Cervical Screening Just Got Easier

Cervical cancer is considered to be one of the most preventable cancers. This is largely due to the early screening tests that are available, which now includes a self-collection test. We explore what this means for patients and what you should do to help stay ahead of cervical cancer.

Jump to: How Has Cervical Screening Changed | Self-Collect Cervical Screening | FAQs | References

Who should be screened for cervical cancer?

If you meet all of the criteria below, then you are eligible for cervical screening in Australia.
  • You are between 25-74 years of age,
  • have had sexual intercourse at some point and,
  • you are a person with a cervix.

Thanks to the National Cervical Screening Program in Australia, the impact of cervical cancer on both patients and the health system has reduced significantly since 1991 [1] [5]. Regular screening tests provide women and people with a cervix the best way to protect themselves, with early detection offering the best opportunity to manage the condition. However, over the last 30 years the program has changed, the tests have improved and HPV (human papillomavirus) vaccines have now become available.

So, How Has Cervical Screening changed?

The original cervical screening procedure was called a Pap Smear. Pap Smears involved the collection of a swab sample from the cervix. The swab was smeared onto a slide and sent for pathology testing. The test checked for changes or abnormalities in the cells that could indicate the presence or development of cervical cancer. In 2017 the Pap Smear was replaced with the Cervical Screening Test (CST), which is the current standard cervical screening test. This new test still involves the collection of a swab sample from the cervix. However the sample is prepared in fluid and tested for the various strains of the Human Papillomavirus (HPV). HPV is a risk factor for cervical cancer. Because of this difference, the new test can indicate who is at the greatest risk and who has the lowest risk of developing cervical cancer, so testing can be adjusted accordingly.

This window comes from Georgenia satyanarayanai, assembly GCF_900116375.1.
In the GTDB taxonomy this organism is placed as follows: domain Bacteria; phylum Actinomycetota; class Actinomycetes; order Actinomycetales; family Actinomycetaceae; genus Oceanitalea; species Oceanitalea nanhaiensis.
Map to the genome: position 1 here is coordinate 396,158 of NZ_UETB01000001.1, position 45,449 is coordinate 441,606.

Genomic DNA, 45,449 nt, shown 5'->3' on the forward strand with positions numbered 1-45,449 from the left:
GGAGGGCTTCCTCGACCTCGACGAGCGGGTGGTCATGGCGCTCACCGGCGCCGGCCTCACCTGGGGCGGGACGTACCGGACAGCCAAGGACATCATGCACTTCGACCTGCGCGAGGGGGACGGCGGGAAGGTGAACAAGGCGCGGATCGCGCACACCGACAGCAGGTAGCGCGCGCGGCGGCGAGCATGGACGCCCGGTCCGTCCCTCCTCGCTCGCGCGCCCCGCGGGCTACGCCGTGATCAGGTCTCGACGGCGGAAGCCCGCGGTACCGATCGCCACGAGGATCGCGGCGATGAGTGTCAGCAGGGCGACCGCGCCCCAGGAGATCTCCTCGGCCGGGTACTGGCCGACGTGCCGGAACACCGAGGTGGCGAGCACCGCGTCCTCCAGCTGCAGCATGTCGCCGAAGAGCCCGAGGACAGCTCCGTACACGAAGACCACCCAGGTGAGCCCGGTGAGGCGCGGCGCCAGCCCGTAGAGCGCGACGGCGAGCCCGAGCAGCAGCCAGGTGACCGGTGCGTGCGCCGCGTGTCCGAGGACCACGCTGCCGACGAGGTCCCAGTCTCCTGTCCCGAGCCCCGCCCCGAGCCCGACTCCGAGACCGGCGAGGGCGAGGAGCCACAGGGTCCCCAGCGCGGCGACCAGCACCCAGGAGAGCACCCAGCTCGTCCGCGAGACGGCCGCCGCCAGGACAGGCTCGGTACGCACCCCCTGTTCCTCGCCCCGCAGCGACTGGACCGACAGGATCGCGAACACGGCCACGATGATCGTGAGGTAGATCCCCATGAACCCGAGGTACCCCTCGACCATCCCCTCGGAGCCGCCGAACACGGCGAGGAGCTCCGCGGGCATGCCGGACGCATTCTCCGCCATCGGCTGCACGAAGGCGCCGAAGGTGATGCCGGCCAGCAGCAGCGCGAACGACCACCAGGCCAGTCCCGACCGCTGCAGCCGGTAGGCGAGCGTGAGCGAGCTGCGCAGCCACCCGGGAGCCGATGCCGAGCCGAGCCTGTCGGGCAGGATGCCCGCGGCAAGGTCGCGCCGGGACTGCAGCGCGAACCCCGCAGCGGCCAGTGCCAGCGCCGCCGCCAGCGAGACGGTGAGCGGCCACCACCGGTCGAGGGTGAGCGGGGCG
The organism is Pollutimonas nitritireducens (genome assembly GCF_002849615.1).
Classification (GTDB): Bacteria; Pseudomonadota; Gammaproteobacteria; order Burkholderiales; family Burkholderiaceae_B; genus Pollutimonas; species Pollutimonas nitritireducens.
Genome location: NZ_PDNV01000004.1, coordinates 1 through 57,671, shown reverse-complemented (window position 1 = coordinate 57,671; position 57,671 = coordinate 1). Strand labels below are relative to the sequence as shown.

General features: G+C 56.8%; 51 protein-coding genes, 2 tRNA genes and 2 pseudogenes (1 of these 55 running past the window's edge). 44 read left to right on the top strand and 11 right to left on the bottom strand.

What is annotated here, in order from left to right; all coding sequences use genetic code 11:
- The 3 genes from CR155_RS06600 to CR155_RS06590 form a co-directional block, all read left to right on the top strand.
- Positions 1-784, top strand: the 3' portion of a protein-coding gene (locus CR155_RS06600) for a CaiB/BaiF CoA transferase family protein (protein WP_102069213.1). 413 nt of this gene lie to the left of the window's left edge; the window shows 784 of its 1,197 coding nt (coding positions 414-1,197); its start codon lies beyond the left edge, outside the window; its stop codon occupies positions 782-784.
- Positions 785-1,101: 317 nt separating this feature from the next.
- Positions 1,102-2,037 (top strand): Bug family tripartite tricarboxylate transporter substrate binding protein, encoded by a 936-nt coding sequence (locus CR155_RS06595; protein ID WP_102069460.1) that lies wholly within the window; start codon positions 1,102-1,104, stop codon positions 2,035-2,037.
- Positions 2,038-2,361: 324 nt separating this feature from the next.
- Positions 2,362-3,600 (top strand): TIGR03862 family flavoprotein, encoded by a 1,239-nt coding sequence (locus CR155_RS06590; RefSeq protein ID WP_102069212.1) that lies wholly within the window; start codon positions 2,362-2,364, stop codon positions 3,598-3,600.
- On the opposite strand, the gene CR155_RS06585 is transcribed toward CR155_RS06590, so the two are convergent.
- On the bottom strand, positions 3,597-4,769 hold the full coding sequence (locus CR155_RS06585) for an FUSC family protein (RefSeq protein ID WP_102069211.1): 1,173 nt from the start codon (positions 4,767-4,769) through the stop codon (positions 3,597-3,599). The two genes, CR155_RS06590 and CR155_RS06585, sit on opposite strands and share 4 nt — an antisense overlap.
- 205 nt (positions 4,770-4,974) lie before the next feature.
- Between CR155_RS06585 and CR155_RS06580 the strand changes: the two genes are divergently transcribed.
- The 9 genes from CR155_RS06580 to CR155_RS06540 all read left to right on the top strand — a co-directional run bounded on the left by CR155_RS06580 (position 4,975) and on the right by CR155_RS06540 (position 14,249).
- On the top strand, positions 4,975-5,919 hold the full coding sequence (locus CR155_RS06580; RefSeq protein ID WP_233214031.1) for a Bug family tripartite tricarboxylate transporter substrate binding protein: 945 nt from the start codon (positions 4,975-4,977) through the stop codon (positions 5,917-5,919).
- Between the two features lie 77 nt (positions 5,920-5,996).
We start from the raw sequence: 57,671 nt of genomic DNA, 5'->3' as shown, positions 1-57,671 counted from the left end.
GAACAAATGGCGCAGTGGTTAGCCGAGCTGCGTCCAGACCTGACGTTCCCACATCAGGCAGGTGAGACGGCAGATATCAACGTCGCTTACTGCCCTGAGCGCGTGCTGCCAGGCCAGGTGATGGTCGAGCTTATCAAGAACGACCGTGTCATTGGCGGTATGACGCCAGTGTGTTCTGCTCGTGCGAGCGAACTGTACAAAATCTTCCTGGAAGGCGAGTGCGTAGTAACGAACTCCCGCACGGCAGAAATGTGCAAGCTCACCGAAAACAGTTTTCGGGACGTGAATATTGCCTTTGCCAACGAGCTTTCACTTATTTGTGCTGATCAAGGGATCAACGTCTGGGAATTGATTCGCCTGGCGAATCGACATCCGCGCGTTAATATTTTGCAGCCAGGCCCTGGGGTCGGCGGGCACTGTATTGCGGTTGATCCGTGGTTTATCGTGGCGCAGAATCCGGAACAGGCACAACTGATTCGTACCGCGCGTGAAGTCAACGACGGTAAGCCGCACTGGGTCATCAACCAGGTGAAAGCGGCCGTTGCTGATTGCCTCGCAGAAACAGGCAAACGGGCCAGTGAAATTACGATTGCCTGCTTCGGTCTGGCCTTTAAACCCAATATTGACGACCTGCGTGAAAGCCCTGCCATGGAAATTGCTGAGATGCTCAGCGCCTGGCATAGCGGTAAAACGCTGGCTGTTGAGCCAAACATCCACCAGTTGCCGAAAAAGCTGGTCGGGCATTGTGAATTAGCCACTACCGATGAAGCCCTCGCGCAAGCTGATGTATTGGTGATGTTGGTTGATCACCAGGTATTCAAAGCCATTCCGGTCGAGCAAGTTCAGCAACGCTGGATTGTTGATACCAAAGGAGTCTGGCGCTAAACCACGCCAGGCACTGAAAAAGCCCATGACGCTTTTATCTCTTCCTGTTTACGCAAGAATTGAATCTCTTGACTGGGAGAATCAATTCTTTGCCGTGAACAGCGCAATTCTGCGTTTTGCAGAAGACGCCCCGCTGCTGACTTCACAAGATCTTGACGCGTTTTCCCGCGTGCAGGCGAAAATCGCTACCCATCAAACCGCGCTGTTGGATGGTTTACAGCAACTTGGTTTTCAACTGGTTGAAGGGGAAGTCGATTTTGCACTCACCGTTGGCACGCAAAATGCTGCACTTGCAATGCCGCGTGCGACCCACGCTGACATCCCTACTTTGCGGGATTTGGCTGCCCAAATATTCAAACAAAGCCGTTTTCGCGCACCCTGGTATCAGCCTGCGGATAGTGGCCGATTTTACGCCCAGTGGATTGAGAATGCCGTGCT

• For patients with a low risk, the regular screening intervals changed from 2 years for the Pap Smears, to 5 years for the Cervical Screening Test.
  • For patients with a higher risk, doctors could recommend more frequent testing and use more specialised tests earlier on.
From July 2022 a new self-collect version of the cervical screening test became widely available. Now patients can collect their own cervical swab sample when eligible. This test is not suitable for everyone, so speak to your GP to see if this option is available to you.
Does the HPV vaccine have an impact on screening recommendations?
The HPV vaccines protect against up to 9 strains of HPV, with early vaccines covering fewer strains than newer vaccines. However, there are strains not covered by any of the vaccines which can cause cervical cancers. So, you should still participate in regular cervical screening even if you were vaccinated against HPV. There are no differences in screening recommendations for HPV vaccinated or unvaccinated people.

Self-Collect Cervical Screening Tests

Prior to the introduction of the Self-collect screening tests the Medical Services Advisory Committee (MSAC) evaluated and assessed the accuracy of self-collected samples. Finding the testing method to be just as accurate as using clinician-collected samples, MSAC supported the addition of self-collect testing to the existing National Cervical Screening Program [3] [4]. Except when ineligible for self-collect, patients can now choose between the two options of self or practitioner collected testing.

Self-collect vs Practitioner-collected Cervical Screening Tests